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Delphine Arnault, LVMH heiress, steps up to Dior

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As the Louis Vuitton team put the finishing touches on the windows for a new collaboration with Japanese artist Yayoi Kusama earlier this month, they got a surprise visit. It was late at night at the flagship store on the Champs Elysées, but Delphine Arnault, the 47-year-old daughter of the billionaire owner of LVMH and executive number two at Louis Vuitton, wanted to make sure the launch was perfect.

Nicolas Ghesquière, creative director of Louis Vuitton, who has worked closely with Arnault for more than a decade, said the 11 pm visit was typical of his attention to detail. “When you’re designing it, she already has a vision of how the product will look in the boutique,” ​​he says. “She is more demanding than most, but I find that reassuring because I know she will see my ideas come to market intact.”

It’s easy to dismiss Delphine Arnault as another heiress led by her parents. Bernard Arnault has built LVMH into a behemoth, making it the 12th largest company globally by market capitalization and putting his family near the top of the world’s richest list.

On Wednesday, he promoted his daughter to chief executive of Dior, LVMH’s second-biggest brand with nearly €8 billion in sales last year, according to Citi, excluding fragrances and cosmetics. It’s a major breakthrough, suggesting the patriarch believes Arnault has proven himself since joining the company in his early 20s.

She will take over a thriving business – Pietro Beccari, her predecessor, has tripled sales since 2018 and the brand has an elite following from Shanghai to New York. Her nomination also places her in the biggest operational role of any of the five Arnault children, all working in the group. So far, she is the only one to sit on the 14-member executive committee.

Family ownership remains commonplace in the luxury goods sector, as do questions about how successfully future generations run the businesses they inherit. Those are always in the background at LVMH, although Bernard Arnault, 73, has no intention of retiring anytime soon. Last year, corporate bylaws raised the chief executive age limit from 75 to 80.

For now, says one analyst, “investors don’t have a good impression of her.” But people who know Delphine Arnault caution against underestimating her. They say she has a knack for working with designers, a sense of what products will work and how to market them, and — important for a company that makes most of its profits from leather goods — an eye for a successful handbag. .

Soft-spoken and protective of her personal life, Arnault lived in New York as a child – a big change from the family’s previous home in the industrial town of Roubaix in northern France. This taught her adaptability and left her speaking almost accent-free English.

She later graduated from Edhec business school in France and the London School of Economics, before learning the ropes of luxury from Sidney Toledano and Michael Burke, two of LVMH’s top executives. From 2001 to 2013, she worked with Toledano at Dior, starting with shoes and progressing to deputy managing director, where she is credited with tempering the fallout from John Galliano’s scandalous departure in 2011.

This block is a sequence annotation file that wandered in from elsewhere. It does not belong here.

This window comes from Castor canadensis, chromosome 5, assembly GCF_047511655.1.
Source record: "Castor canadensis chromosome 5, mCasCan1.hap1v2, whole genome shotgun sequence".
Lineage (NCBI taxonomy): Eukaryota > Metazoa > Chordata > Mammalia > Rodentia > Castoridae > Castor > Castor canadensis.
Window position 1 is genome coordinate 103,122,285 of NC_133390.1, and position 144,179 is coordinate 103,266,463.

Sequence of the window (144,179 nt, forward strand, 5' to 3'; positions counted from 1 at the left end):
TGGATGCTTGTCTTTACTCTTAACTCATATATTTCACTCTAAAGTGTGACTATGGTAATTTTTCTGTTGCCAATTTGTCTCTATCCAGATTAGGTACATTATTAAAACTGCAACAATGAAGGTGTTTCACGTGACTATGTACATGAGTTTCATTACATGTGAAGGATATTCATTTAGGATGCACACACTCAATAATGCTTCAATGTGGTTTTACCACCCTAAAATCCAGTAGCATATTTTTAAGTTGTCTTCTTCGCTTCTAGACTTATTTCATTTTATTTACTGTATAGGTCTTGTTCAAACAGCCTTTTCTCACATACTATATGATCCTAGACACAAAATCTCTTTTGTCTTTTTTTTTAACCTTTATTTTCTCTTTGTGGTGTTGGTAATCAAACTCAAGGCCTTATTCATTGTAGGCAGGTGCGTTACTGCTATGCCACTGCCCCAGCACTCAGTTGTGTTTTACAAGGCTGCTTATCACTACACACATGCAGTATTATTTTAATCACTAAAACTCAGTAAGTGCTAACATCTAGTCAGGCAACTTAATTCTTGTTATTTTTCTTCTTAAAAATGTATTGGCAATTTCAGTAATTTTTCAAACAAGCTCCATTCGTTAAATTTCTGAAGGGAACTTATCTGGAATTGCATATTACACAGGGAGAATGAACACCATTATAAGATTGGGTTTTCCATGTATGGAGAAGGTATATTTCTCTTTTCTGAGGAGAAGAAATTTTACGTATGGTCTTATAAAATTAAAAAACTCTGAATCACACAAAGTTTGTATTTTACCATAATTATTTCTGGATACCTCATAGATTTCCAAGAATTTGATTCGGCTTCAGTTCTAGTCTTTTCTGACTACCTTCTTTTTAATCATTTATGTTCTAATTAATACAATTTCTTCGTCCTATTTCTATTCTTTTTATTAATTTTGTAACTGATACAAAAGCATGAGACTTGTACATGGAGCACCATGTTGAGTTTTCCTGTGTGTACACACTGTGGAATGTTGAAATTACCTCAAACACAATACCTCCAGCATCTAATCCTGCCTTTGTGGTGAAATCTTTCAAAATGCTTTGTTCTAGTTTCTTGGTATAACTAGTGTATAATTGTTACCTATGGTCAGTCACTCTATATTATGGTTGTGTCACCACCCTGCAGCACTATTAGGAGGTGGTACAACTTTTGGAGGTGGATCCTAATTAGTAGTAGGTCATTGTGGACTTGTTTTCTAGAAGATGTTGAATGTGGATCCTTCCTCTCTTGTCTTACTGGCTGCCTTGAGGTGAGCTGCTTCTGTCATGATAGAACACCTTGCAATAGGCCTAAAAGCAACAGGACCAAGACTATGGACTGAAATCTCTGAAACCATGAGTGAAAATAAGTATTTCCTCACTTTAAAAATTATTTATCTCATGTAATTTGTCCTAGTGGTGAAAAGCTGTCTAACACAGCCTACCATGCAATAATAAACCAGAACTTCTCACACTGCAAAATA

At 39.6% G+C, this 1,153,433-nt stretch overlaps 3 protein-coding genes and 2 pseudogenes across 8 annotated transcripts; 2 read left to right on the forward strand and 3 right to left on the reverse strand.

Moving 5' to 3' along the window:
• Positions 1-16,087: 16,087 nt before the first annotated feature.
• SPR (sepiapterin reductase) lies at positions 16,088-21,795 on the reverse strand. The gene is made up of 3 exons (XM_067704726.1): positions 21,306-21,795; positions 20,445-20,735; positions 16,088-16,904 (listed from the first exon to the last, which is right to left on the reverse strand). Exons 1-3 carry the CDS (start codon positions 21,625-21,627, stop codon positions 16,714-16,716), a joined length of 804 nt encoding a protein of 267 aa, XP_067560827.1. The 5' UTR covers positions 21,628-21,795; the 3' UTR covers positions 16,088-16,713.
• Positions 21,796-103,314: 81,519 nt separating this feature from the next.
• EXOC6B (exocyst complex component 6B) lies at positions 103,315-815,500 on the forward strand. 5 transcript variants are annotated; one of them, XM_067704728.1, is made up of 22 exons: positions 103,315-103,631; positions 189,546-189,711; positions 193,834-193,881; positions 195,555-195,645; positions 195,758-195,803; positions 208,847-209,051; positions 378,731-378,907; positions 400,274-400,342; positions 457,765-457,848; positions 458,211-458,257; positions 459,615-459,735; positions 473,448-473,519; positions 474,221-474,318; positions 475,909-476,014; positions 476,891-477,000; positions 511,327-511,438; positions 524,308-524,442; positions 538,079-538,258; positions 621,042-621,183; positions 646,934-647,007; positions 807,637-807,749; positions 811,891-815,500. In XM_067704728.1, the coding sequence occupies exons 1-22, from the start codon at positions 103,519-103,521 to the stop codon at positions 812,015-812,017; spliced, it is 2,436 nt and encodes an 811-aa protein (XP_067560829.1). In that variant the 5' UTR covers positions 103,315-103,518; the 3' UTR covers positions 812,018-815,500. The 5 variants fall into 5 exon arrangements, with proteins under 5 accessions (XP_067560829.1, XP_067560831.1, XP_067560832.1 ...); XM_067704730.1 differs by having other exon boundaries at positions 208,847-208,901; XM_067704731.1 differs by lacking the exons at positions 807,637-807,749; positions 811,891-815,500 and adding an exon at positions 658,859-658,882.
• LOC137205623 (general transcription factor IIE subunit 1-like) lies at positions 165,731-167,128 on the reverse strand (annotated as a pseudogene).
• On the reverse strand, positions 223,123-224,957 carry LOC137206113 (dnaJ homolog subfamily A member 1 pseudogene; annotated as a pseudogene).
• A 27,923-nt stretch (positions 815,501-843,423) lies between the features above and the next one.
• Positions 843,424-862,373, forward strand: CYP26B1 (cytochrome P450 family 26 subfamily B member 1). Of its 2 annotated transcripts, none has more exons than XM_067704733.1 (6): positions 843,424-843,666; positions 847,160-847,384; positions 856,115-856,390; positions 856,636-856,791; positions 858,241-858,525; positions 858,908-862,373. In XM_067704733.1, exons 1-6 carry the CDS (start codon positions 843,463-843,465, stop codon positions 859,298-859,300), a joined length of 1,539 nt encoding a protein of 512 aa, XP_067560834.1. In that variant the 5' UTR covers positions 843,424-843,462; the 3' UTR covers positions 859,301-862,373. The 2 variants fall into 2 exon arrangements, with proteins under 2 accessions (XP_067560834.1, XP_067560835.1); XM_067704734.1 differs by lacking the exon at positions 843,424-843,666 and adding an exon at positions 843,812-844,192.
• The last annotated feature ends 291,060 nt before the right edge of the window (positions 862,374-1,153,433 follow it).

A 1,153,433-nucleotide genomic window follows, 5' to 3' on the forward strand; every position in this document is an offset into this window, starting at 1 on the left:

Surprise visits to the shops are something Bernard Arnault often does, and in that and other ways Delphine is her father’s daughter. People who know them say they share a natural authority and directness, as well as a strong ambition, although she doesn’t show it openly. They also share a passion for art and collecting.

“There is a special bond – she is his only child and the eldest,” says Toledano. “She has a strong personality and can be direct with him.”

Within the company, her influence over her father is such that employees or managers often discreetly pressure her as a way to gain support for a new project or a big hire.

Arnault also played an important role in recruiting the artistic directors who bring LVMH’s brands to life. His additions to the stable include Raf Simons at Dior, Jonathan Anderson at Loewe and Ghesquière at Louis Vuitton. In 2014, she created the LVMH Young Designers Awards, a global talent search, with the winner receiving a €300,000 grant and a year of mentoring.

“She intimidates designers at first, but she has this listening quality that makes her surprisingly approachable and approachable,” says Isabella Capece Galeota, who has worked on the award since its inception.

Others say she has a calm management style and seeks to build consensus rather than impose decisions. When she started working on new bag ideas with Ghesquière, she joined him to sit on the workshop floor while he tried on different pieces of leather and fabric. “Was amazing. . . but she was very natural,” she recalls.

Outside of work, she has two children with telecommunications billionaire Xavier Niel. A dedicated art collector, she sits on the board of the Gagosian art gallery with Snapchat founder Evan Spiegel, who is a family friend. “She really got into the LA art scene, so we would visit artists together when she was in town,” he says. “She is really interested in the creative process and loves to see artists at work.”

One such visit to the studios of Jonas Wood and Alex Israel turned out to be a fruitful one for Louis Vuitton — the two took part in a 2019 project in which artists reimagined the best-selling Capucines bag. As is typical of the Arnault family, work is never far away.

leila.abboud@ft.com, lauren.indvik@ft.com

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